New Yorkers are waiting for December, 17 to know the verdict of the Board
New York and its citizens are waiting for December, 17th. Do you know why? This is the date when the state is going to define the casinos question.
Robert Williams, the State Gaming Executive Director announced that on the 17th of December the Gaming Facility Location Board is having its final assembly in Albany and it is going to approve the decision on which of the sixteen casinos operators will get their licenses.
“The Gaming Facility Location Board has decided to meet for the three purposes to talk about the financial and employment issues of the gambling operators that are in response to the Request For Application to Develop and Operate a Gaming Facility in New York State,” Robert Williams commented at a Gaming Commission on Monday. He also added that their latest meeting occurred on Friday at the University of Hofstra. As there is not much info about the Board’s review and prudence, Williams agreed that they have experimentally planned to meet for the last time in December, 17, in Albany.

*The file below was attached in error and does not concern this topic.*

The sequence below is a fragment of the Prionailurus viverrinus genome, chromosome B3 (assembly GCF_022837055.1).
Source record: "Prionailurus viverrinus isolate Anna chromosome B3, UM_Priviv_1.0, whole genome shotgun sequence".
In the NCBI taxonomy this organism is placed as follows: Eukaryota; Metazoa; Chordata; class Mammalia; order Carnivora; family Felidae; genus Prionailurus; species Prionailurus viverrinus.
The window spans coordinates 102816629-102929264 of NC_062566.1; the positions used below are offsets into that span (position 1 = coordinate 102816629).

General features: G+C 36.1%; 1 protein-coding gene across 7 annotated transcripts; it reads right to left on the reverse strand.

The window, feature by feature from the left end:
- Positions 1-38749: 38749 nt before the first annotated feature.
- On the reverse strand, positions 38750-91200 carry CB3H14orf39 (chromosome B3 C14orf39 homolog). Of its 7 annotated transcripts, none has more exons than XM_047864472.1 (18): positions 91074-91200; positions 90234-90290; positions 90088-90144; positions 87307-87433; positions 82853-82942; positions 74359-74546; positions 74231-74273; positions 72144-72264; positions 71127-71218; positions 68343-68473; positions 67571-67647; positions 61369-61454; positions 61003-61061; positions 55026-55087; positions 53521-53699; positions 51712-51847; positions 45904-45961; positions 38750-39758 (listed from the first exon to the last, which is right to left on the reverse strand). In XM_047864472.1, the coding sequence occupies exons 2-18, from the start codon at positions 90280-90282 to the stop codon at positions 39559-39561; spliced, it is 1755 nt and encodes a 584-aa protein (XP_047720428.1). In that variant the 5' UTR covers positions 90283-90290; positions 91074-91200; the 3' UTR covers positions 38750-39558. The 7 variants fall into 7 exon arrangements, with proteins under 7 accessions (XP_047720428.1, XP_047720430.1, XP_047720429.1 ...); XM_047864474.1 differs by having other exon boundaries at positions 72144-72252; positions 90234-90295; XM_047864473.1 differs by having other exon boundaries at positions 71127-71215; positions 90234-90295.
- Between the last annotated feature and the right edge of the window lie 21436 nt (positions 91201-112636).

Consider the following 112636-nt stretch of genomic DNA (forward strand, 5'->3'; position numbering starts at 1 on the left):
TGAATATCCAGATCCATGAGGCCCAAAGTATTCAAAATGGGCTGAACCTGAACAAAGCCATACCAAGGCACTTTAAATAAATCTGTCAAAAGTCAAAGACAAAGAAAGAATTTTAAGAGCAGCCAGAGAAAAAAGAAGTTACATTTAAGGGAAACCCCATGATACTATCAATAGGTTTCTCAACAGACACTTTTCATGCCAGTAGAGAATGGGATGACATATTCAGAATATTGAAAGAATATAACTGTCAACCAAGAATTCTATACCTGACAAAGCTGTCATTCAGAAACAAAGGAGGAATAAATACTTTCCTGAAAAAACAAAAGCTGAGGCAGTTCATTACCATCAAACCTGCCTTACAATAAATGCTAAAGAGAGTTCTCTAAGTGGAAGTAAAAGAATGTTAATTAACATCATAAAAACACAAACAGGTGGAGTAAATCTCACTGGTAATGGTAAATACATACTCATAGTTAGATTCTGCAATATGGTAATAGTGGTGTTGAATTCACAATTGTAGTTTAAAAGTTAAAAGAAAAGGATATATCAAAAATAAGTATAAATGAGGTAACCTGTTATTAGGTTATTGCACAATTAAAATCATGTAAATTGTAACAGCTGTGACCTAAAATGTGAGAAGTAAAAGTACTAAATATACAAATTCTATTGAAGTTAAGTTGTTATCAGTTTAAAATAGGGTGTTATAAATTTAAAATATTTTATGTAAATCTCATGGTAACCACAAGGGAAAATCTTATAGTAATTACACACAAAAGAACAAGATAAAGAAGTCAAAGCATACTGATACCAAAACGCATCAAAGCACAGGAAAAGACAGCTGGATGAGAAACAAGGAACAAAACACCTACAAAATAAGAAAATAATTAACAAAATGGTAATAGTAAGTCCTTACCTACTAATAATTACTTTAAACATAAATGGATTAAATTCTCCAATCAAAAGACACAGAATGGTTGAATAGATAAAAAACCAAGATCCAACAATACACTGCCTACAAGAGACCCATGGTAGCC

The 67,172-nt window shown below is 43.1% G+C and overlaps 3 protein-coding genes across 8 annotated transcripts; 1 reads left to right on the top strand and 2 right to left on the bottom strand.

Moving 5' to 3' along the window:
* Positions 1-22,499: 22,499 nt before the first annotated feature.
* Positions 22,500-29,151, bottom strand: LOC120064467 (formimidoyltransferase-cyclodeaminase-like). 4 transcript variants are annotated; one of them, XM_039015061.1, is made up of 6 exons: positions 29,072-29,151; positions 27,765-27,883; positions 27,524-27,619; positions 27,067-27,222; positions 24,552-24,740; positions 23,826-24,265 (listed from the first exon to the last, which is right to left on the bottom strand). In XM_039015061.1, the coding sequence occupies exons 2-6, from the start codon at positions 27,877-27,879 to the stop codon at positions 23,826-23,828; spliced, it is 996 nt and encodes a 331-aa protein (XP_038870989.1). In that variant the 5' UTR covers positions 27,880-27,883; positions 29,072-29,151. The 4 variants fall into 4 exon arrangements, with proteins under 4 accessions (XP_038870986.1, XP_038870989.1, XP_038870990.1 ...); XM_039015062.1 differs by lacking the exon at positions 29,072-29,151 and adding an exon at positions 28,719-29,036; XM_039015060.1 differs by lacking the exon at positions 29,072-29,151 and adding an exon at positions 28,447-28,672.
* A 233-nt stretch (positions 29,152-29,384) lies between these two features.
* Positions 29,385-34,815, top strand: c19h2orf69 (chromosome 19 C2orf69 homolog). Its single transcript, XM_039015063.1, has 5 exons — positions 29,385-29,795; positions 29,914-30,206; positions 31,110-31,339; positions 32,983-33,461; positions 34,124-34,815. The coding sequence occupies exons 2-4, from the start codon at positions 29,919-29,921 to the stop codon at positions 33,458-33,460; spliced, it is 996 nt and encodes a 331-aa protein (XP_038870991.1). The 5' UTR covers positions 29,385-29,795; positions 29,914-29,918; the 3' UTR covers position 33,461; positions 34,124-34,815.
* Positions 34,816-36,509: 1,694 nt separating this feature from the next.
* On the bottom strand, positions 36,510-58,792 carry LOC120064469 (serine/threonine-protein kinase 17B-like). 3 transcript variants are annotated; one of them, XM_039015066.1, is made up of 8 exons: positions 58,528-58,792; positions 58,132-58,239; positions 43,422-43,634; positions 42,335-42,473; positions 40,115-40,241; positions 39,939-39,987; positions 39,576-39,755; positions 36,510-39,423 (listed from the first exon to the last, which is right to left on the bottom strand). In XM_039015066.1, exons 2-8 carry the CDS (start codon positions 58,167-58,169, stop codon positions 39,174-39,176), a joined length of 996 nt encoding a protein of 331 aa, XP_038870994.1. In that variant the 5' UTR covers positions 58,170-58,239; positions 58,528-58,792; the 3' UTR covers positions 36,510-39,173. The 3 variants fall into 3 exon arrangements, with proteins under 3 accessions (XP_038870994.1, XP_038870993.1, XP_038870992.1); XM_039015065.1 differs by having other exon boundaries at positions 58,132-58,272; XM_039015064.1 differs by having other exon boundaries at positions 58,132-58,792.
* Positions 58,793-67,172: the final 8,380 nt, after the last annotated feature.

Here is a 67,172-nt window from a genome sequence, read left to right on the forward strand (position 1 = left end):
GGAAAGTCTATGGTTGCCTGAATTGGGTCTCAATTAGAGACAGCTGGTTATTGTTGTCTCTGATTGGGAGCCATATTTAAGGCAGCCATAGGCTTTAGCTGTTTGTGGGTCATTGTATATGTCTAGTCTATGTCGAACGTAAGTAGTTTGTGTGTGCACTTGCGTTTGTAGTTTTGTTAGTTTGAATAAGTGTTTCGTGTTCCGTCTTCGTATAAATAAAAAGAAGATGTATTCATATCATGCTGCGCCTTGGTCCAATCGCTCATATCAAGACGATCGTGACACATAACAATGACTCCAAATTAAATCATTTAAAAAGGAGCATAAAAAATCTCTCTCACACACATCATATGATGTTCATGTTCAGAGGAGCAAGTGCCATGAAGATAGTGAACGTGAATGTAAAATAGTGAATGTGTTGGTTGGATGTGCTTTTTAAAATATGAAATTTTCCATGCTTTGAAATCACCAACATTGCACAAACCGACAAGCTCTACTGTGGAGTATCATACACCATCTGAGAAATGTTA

The leader of the Gaming Facility Location Board, Kevin Law, declared last week that he did hope to know the decision of the Board at the coming meeting.
In a letter sent on Monday by Mitchell Etess, the chief executive of the Mohegan Tribal Gaming Authority, he actuated the gambling officials that in spite of his recently announced intentions to leave the position in 2015, he decided to continue and supervise how the plans of the MTGA are developing for a bidder at the previous Concord Resort in the Catskills.
Etess commented, “I’m glad that reduction of my contemporary duties with MTGA will give me a chance to superintend this project more attentively as it is very dear to me.”
One of the 16 operators wishing to receive one of the 4 licenses that will be given by the state for the coming year for sites in Capitol Region, the Hudson Valley/Catskills area and the Southern Tier is Mohegan Sun. According to the accepted law in 2013, every area must receive one license but not more than two.
The Hudson Valley/Catskills area is the leading rival, as it accounts for 9 of the bids.